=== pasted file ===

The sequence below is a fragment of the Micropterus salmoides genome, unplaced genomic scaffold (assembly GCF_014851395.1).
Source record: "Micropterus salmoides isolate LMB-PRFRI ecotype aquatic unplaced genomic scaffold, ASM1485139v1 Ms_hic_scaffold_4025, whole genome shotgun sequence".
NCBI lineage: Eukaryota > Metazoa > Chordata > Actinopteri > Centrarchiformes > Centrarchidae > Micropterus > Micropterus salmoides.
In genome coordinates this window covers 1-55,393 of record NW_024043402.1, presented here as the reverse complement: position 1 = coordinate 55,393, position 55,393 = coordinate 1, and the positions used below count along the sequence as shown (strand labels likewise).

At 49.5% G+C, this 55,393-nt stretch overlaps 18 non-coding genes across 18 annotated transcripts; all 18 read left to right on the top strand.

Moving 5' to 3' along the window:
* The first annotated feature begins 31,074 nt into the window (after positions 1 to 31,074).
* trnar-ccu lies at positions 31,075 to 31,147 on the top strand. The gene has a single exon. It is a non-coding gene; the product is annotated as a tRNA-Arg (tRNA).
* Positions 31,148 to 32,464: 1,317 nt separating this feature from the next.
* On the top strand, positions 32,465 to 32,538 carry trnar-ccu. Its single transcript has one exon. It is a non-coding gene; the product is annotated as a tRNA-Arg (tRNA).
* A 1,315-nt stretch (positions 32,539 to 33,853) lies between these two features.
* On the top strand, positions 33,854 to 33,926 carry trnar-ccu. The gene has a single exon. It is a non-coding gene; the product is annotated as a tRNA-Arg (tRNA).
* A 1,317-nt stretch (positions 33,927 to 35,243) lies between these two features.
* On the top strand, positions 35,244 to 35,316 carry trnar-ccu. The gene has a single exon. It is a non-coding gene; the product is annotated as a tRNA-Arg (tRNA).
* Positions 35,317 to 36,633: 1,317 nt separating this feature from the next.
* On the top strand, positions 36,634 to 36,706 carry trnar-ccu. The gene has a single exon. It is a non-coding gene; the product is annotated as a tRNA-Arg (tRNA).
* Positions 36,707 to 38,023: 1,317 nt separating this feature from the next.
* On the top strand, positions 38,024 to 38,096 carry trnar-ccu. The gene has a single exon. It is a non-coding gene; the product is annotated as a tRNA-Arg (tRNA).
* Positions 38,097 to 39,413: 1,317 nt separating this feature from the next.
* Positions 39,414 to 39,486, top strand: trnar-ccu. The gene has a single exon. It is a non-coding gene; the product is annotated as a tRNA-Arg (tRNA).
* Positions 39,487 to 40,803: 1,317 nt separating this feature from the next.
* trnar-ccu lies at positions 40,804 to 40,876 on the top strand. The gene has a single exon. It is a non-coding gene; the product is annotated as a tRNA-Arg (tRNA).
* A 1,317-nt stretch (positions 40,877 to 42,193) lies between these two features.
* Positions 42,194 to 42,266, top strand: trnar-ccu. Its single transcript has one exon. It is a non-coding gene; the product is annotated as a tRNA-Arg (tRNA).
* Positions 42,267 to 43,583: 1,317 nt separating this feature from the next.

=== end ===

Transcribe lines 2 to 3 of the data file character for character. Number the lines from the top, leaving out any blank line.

Source record: "Micropterus salmoides isolate LMB-PRFRI ecotype aquatic unplaced genomic scaffold, ASM1485139v1 Ms_hic_scaffold_4025, whole genome shotgun sequence".
NCBI lineage: Eukaryota > Metazoa > Chordata > Actinopteri > Centrarchiformes > Centrarchidae > Micropterus > Micropterus salmoides.